The Hague, May 5, 2012 (FH) - The Libyan government on Tuesday filed a request before the International Criminal Court (ICC) challenging the tribunal’s right to try Saif al-Islam Gaddafi and former military intelligence chief, Abdullah al-Senussi, in The Hague for war crimes.

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“To deny the Libyan people this historic opportunity to eradicate the long-standing culture of impunity would be manifestly inconsistent with the object and purpose of the Rome Statute, which accords primacy to national judicial systems”, read the document.

Saif al-Islam Gaddafi is wanted by the ICC to face charges of crimes against humanity committed after February 2011. An arrest warrant was issued against him in March 2011. He has been held by a militia in Zintan since he was arrested on November 19, 2011. Abdullah Al-Senussi was arrested in Mauritania in March. He is wanted by Libya, France and the ICC. So far, he has not been extradited.

ICC spokeswoman Sonia Robla explained Tuesday that once the court has issued an arrest warrant for a suspect, it cannot retract it unless judges believe suspects will be tried for the same crimes they were indicted for, and that they will receive a fair trial.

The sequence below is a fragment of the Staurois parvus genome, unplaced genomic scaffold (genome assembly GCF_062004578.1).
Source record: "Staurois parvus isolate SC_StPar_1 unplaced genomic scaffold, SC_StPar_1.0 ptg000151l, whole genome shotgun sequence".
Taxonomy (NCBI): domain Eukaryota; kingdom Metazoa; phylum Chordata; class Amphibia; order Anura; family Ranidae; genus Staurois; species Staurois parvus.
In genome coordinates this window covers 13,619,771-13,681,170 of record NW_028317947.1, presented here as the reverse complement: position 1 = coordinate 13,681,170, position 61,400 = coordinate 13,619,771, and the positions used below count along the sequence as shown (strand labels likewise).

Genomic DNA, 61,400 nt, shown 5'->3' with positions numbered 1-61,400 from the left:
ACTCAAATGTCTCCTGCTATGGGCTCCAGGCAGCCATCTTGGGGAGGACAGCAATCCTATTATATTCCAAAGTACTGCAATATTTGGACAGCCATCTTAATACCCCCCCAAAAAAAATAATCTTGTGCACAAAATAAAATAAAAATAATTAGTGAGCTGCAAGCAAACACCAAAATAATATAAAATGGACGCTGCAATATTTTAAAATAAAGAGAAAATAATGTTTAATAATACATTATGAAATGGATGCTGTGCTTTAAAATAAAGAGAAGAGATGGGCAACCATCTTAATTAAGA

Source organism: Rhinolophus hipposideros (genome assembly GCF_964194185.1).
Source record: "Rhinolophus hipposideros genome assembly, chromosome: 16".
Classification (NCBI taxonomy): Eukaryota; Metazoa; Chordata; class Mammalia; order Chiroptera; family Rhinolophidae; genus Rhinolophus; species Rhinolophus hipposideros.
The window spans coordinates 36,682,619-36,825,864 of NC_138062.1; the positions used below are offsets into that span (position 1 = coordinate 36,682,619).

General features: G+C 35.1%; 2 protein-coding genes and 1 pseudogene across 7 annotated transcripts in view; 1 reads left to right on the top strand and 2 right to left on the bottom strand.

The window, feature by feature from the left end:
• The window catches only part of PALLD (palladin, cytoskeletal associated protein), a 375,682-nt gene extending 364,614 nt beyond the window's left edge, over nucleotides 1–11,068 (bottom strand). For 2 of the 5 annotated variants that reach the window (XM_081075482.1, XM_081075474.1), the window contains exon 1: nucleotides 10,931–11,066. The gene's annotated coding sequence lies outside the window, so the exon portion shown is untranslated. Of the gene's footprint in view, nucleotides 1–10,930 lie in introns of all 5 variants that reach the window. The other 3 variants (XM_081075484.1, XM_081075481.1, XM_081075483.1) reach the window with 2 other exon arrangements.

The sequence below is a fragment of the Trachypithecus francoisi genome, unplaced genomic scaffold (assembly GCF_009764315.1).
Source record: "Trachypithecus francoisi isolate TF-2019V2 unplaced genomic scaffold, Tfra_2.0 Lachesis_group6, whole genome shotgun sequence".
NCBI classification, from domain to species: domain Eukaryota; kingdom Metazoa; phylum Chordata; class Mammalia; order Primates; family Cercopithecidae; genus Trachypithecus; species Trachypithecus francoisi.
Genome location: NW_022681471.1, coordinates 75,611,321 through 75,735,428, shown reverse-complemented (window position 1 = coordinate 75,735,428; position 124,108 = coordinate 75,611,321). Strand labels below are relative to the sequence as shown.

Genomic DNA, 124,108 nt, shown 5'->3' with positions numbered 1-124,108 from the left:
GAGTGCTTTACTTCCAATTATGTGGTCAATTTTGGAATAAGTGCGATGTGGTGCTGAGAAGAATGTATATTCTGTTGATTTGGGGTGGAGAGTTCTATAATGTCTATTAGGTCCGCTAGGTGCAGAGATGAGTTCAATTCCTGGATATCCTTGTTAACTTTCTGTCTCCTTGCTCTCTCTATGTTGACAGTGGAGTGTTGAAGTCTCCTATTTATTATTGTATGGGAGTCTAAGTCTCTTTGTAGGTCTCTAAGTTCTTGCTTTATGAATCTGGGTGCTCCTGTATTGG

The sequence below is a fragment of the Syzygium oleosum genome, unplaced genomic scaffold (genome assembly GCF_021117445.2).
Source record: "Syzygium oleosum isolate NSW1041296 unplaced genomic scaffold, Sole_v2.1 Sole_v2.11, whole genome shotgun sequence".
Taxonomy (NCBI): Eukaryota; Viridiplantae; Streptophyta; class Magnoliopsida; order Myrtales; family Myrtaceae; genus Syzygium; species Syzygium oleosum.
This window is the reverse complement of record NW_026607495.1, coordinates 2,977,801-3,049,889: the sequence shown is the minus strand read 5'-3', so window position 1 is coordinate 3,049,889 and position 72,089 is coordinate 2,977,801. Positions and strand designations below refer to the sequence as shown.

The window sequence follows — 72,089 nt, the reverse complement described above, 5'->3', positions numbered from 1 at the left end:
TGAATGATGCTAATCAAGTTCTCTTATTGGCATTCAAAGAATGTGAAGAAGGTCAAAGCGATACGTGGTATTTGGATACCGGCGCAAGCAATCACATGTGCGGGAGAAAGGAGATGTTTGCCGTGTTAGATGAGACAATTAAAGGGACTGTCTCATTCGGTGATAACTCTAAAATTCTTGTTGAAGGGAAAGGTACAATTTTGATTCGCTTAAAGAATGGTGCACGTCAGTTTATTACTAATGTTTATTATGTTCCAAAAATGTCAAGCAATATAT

According to the document submitted on Tuesday, this is what Libya is currently doing: "Libya respectfully submits that...its (own) national judicial system is actively investigating Mr. Qaddafi and Mr. al-Senoussi for their alleged criminal responsibility for multiple acts of murder and persecution amounting to crimes against humanity," the application said.

Libyan government also claims that Saif should be transferred soon to specially built facilities combining a courthouse and prison in Tripoli. However, Osama al-Jueili, Libya's Defence minister and head of the militia brigade which is holding Gaddafi's son in Zintan told British Daily Telegraph's special envoy on Wednesday that he thought Saif would be tried in Zintan.

"Zintan is part of Libya, the country where the crimes he is charged with were committed. In the history of war crimes it is not necessary to hold these courts in the capital", he said.

Saif al-Islam faces the death penalty if found guilty by a Libyan court, but only a prison term if convicted by the ICC.